Written by: Dean Rajh-Gopaul, Head of Strategy
A big claim, we know, but if you’re in marketing, IT or anyone that deals with your company website, new build or upgrade, this article may help make 2020 a better year.
If you’ve landed on this piece then you’ve no doubt been through the soul-crushing exercise of budget submissions, which would include your website (rebuilds, upgrades, design, UX optimisation, e-commerce etc.)
In recent years both marketing and IT have had their budgets cuts…drastically in many cases. Our research, however, suggests we’ve all been making one very costly oversight from an accounting perspective.
Written off the same way capital assets like machinery are written off? Almost, those are physical or tangible assets, depreciated over a period of time, their “useful life”. A website is an intangible asset, so it would be amortized over its useful life.
But can a website even be considered an asset in the financial sense? On a balance sheet? Well, an optimally performing website can do virtually everything a physical store can:
|Engage with customers||Yes||Yes (Live Chat)|
|Demo Products/Services||Yes||Yes (Video)|
|Receive Customer Service||Yes||Yes (Service portal + chat)|
|Represent the Brand Visually||Yes||Yes|
Worth noting when dealing with an e-commerce site:
- No risk of theft of goods or damages to goods.
- No instant gratification in purchase – although the likes of Amazon.com are working on same-day delivery options which should bring that experience closer to customers.
So, if websites can do most of what a physical store can, along with a couple of pros and cons, why aren’t they being treated as an asset in the financial statements?
This standard allows for a website to be amortized over its useful life, specified as 3 years.
But like all things in life, certain conditions need to be met before you can write off the costs.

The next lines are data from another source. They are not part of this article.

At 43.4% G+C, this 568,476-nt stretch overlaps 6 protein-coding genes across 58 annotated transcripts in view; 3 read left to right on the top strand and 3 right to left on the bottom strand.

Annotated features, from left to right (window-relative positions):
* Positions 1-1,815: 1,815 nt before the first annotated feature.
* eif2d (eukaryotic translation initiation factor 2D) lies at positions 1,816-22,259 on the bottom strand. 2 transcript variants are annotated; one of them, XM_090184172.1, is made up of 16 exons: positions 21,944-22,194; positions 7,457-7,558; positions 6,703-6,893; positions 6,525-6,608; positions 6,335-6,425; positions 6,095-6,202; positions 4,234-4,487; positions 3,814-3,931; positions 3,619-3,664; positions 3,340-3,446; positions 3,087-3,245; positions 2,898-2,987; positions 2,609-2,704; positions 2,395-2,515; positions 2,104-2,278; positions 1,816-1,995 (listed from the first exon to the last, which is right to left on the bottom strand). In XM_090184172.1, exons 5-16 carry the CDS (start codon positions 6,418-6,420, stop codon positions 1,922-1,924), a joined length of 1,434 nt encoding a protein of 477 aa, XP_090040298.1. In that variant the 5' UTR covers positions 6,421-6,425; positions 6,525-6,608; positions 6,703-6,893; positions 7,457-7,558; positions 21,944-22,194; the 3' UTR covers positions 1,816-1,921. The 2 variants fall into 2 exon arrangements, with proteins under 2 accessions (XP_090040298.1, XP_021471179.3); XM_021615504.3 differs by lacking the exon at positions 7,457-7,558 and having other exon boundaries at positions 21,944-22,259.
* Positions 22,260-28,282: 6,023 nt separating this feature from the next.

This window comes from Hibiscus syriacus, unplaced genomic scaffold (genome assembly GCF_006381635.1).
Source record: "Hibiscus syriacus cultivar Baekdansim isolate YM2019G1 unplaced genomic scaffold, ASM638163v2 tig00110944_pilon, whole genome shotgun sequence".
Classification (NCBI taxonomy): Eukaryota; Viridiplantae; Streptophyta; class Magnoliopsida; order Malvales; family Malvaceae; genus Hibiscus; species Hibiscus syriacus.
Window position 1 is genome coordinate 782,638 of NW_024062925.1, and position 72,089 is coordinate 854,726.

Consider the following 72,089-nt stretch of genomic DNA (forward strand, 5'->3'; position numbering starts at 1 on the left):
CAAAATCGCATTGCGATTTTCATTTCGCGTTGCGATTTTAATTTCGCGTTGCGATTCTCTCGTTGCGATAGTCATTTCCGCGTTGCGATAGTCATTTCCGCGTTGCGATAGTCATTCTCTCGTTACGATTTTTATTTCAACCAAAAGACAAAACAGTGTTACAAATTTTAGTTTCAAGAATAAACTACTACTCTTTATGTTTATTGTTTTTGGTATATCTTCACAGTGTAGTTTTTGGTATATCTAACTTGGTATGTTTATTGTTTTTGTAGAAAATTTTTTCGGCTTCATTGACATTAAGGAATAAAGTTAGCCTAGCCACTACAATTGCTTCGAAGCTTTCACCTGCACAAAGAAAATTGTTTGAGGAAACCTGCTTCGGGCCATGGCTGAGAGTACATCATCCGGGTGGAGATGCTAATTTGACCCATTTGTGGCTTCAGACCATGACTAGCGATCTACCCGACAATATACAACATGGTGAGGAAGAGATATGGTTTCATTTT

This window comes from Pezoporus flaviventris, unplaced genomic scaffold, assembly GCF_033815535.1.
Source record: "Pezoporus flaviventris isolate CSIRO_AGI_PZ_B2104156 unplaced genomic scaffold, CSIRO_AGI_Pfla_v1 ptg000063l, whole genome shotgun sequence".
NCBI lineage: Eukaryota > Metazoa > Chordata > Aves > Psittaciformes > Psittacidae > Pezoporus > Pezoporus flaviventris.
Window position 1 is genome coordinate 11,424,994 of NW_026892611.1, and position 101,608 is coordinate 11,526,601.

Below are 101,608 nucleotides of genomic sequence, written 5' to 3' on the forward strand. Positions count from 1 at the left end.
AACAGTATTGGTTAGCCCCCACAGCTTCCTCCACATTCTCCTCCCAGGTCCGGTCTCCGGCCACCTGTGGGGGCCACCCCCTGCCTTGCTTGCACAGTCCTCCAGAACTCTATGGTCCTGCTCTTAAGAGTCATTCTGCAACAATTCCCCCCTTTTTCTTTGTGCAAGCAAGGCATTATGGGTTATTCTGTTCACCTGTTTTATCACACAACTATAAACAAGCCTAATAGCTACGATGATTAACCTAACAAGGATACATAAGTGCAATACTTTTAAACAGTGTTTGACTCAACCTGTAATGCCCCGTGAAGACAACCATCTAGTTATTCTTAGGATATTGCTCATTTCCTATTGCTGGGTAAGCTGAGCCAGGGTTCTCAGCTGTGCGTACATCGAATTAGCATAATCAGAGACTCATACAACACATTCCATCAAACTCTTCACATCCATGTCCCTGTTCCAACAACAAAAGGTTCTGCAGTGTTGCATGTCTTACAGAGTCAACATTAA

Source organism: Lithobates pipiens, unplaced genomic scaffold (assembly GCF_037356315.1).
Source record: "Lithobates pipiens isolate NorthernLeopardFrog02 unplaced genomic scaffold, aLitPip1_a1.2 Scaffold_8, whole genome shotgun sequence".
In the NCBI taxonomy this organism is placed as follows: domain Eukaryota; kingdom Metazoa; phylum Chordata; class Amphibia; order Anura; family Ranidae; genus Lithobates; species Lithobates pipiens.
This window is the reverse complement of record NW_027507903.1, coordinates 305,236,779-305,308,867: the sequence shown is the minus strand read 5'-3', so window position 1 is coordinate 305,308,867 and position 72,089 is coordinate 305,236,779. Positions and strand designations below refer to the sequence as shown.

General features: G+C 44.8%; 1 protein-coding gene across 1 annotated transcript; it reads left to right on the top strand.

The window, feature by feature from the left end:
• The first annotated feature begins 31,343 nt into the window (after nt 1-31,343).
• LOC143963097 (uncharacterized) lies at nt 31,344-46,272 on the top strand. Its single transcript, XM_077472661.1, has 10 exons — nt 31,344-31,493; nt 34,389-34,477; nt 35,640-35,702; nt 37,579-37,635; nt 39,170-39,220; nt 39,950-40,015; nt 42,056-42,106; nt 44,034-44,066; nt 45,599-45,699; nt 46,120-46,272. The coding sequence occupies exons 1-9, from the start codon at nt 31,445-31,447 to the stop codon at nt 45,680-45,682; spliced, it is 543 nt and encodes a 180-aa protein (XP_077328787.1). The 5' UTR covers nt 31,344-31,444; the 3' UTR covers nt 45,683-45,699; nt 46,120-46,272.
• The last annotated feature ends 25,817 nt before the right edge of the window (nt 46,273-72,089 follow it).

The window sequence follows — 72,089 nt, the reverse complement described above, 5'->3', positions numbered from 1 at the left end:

There are three critical attributes that have to be met for any website to meet the definition of an intangible asset as required by IAS 38:
- Identifiability – An asset is identifiable if it can be sold or transferred as a separate asset or if it arises from a contractual or legal right such as the registration of the domain name for the website
- Control – An entity has control over a website if it has the ability to obtain benefits from the asset
- Future economic benefits – Increased revenue or cost savings generated from the use of the website
Along with these requirements the recognition criteria of IAS 38.21 have to be met in order to recognise an intangible asset for a website:
- It is probable that the future economic benefits that are attributable to the website will flow to the entity; and
- The cost of the website can be measured reliably.
SIC- 32 – Intangible Assets was drafted to specifically deal with the proper accounting treatment related to the costs associated with the development of a website. SIC-32 identifies the following of website development:
- Planning – The planning stage is similar in nature to the research phase in IAS 38.54-.56. Expenditure incurred in this stage should be recognised as an expense when it is incurred.
- Application and infrastructure development, Graphical design development and Content development – Expenditure incurred in these stages should be included in the capitalised cost of a website if it directly relates to preparing the website for its intended use, these include costs such as employee costs, design costs, license fees and the purchase of content for the website.
- Operation – The operating stage begins once development of a website is complete and it is ready for its intended use. Expenditure incurred in this stage should be recognised as an expense when it is incurred. Expenditure relating to the advertising and promotion of an entity’s own products should be recognised as an expense when it is incurred.